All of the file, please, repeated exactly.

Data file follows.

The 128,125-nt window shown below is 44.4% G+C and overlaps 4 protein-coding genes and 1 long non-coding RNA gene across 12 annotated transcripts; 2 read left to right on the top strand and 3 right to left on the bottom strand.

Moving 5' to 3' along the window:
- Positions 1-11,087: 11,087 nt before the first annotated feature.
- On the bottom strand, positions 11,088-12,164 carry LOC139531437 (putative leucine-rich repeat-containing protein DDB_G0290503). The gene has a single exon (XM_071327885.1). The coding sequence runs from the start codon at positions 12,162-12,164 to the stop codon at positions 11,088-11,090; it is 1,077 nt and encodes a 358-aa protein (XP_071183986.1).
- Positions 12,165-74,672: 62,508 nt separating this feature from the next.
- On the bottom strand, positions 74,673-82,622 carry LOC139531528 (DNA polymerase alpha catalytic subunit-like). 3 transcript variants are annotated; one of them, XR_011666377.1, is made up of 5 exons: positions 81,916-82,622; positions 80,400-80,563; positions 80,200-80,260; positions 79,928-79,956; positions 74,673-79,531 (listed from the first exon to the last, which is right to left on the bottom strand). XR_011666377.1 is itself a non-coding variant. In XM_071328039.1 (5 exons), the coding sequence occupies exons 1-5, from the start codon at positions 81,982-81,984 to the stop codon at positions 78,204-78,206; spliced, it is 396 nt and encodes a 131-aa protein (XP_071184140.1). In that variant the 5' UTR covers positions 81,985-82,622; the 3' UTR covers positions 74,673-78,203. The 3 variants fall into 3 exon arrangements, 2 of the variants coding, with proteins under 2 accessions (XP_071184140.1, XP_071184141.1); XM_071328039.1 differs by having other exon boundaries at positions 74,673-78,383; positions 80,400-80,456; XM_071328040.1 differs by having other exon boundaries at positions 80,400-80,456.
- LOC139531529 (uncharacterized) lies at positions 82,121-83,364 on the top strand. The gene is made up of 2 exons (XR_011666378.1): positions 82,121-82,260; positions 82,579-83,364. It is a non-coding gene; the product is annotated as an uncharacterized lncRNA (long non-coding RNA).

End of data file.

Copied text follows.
The 128,125-nt window shown below is 44.4% G+C and overlaps 4 protein-coding genes and 1 long non-coding RNA gene across 12 annotated transcripts; 2 read left to right on the top strand and 3 right to left on the bottom strand.

Moving 5' to 3' along the window:
- Positions 1-11,087: 11,087 nt before the first annotated feature.
- On the bottom strand, positions 11,088-12,164 carry LOC139531437 (putative leucine-rich repeat-containing protein DDB_G0290503). The gene has a single exon (XM_071327885.1). The coding sequence runs from the start codon at positions 12,162-12,164 to the stop codon at positions 11,088-11,090; it is 1,077 nt and encodes a 358-aa protein (XP_071183986.1).
- Positions 12,165-74,672: 62,508 nt separating this feature from the next.
- On the bottom strand, positions 74,673-82,622 carry LOC139531528 (DNA polymerase alpha catalytic subunit-like). 3 transcript variants are annotated; one of them, XR_011666377.1, is made up of 5 exons: positions 81,916-82,622; positions 80,400-80,563; positions 80,200-80,260; positions 79,928-79,956; positions 74,673-79,531 (listed from the first exon to the last, which is right to left on the bottom strand). XR_011666377.1 is itself a non-coding variant. In XM_071328039.1 (5 exons), the coding sequence occupies exons 1-5, from the start codon at positions 81,982-81,984 to the stop codon at positions 78,204-78,206; spliced, it is 396 nt and encodes a 131-aa protein (XP_071184140.1). In that variant the 5' UTR covers positions 81,985-82,622; the 3' UTR covers positions 74,673-78,203. The 3 variants fall into 3 exon arrangements, 2 of the variants coding, with proteins under 2 accessions (XP_071184140.1, XP_071184141.1); XM_071328039.1 differs by having other exon boundaries at positions 74,673-78,383; positions 80,400-80,456; XM_071328040.1 differs by having other exon boundaries at positions 80,400-80,456.
- LOC139531529 (uncharacterized) lies at positions 82,121-83,364 on the top strand. The gene is made up of 2 exons (XR_011666378.1): positions 82,121-82,260; positions 82,579-83,364. It is a non-coding gene; the product is annotated as an uncharacterized lncRNA (long non-coding RNA).